Dr Sean McDowell is a household name in Christian apologetics. Together with his father, Josh McDowell, he spoke at the Reasonable Faith Conference (covered in the June issue of Methodist Message). Methodist Message had the pleasure of chatting briefly with Dr Sean about apologetics and its significance.
Methodist Message (MM): Christian apologetics is more often geared towards adults than young children. How do you convey the Christian message in a kid-friendly way?
Sean McDowell (SM): I think this is where creativity, and sometimes thoughtfulness, comes in to make things more understandable to kids.
For example, how I broached the idea of ‘intelligent design’ with my son when he was probably seven or eight was through a set dining table with the plates, cups, and cutlery in their right places. I asked him whether the arrangement happened by chance or was organised by someone. When he said it was organised, I asked how he knew that for sure. He replied that there was a certain kind of pattern to the layout as opposed to random placement like the plates in the sink. I then advanced the idea to the outside environment. I told him that, like the set table, there are certain set designs such as our distance to the sun and the water cycle that point to a designer.
MM: What is the most difficult theological question you have had to answer?
SM: I think the hardest one hands down is the problem of evil – why God allows evil and suffering. It is not so much intellectually hard but rather, emotionally difficult.
I think of all the worldviews, Christianity offers the most emotionally and satisfying response to the problem of evil even if we do not always understand why God does not heal somebody or why bad things happen. That is where faith comes in after we thoroughly examine the Christian message. It therefore takes not blind faith but a convinced mind to say that what we see is but one small piece whereas God sees the whole picture and we have to trust God even if we do not have all the answers.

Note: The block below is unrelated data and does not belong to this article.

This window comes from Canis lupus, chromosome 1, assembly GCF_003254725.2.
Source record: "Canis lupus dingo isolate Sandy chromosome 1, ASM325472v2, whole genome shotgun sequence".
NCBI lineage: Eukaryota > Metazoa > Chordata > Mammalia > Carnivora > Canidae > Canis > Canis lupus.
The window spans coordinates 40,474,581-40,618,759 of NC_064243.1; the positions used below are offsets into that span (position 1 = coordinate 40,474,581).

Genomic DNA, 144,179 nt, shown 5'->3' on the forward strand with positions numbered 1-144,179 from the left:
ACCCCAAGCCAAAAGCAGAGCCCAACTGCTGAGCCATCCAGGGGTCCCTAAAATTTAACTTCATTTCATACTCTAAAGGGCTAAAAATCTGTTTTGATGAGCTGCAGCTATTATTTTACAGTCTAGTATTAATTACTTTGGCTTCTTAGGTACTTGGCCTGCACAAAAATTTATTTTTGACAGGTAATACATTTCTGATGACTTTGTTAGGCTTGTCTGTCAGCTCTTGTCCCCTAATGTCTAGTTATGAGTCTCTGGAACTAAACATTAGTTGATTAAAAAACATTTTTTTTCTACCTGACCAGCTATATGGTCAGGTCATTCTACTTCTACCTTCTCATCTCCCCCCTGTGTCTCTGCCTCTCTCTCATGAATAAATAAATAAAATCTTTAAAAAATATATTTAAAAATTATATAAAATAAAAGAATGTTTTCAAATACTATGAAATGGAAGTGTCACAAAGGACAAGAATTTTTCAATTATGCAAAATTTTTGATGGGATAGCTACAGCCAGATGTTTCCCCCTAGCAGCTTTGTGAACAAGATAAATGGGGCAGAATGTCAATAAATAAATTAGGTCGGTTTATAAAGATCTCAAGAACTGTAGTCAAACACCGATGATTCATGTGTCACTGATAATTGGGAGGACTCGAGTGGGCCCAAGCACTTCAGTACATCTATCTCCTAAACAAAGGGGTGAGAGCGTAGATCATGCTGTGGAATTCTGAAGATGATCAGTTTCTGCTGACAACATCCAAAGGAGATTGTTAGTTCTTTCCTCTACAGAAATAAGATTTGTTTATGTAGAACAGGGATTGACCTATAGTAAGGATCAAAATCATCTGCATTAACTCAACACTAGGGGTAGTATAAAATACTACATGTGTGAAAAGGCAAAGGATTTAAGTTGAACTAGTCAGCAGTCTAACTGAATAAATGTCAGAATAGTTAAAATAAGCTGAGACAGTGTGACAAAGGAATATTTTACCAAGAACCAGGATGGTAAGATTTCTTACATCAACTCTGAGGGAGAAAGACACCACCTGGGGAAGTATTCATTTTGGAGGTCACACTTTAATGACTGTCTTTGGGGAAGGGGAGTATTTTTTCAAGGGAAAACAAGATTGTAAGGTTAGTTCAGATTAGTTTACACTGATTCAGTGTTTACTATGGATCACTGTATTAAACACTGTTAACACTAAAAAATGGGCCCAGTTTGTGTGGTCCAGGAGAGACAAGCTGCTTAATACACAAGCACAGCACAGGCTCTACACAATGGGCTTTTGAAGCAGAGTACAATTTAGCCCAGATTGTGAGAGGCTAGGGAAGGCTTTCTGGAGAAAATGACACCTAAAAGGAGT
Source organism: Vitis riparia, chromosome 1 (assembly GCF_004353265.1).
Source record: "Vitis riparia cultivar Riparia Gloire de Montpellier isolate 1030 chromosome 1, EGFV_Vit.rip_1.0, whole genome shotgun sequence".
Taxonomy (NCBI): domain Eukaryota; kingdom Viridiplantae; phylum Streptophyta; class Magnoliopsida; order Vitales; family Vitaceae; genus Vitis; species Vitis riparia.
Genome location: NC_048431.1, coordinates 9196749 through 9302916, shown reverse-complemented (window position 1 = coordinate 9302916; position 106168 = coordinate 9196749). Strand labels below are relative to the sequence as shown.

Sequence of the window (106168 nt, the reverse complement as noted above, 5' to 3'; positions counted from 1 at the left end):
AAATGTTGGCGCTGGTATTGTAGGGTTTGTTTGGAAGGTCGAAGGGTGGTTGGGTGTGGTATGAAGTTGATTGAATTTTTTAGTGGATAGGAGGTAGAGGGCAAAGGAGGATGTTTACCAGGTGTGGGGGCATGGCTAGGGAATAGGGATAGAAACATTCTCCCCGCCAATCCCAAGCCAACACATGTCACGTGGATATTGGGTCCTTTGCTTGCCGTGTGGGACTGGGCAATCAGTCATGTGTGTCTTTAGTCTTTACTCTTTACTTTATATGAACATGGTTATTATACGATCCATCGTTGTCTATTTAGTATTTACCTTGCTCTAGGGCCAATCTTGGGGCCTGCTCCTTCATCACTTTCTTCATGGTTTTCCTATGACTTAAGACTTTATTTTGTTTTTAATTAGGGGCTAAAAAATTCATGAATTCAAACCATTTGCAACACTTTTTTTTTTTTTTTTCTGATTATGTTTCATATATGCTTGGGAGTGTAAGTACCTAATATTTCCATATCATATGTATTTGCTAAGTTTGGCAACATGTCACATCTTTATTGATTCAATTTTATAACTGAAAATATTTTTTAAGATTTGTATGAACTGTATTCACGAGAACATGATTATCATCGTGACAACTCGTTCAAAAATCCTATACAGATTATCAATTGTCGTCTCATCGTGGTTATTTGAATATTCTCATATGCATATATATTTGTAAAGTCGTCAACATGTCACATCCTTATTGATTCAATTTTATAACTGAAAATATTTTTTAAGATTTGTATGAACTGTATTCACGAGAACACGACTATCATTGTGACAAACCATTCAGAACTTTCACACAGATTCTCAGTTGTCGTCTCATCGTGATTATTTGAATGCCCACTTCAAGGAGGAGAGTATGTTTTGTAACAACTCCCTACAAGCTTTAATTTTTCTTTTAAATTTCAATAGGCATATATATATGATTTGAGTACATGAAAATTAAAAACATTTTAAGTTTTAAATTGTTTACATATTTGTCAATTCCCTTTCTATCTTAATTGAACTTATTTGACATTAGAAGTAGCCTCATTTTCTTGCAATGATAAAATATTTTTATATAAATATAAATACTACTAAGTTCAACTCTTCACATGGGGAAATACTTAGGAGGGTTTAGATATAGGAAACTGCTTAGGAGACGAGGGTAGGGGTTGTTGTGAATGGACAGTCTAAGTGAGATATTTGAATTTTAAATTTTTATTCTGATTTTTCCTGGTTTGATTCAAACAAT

MM: If there is such overwhelming evidence that points to the existence of the Christian God, why is it that not more people believe?
SM: Humans are not robots. You do not just input evidence and out comes belief. We have free will and there can be many reasons why people will still refuse to believe. Firstly, they may refuse to live in the moral ways of Christianity. Secondly, there can also be volitional factors as echoed in the lyrics of the Bon Jovi song, ‘It’s My Life’. The third reason is emotional as some individuals may have been hurt by Christians or they view Christianity as bigoted or intolerant and want no part in it.
Jason Woo –
is Methodist Message’s Editorial Executive. When not working on the latest articles, he enjoys long jogs and cuddling up with his cats along with a good book.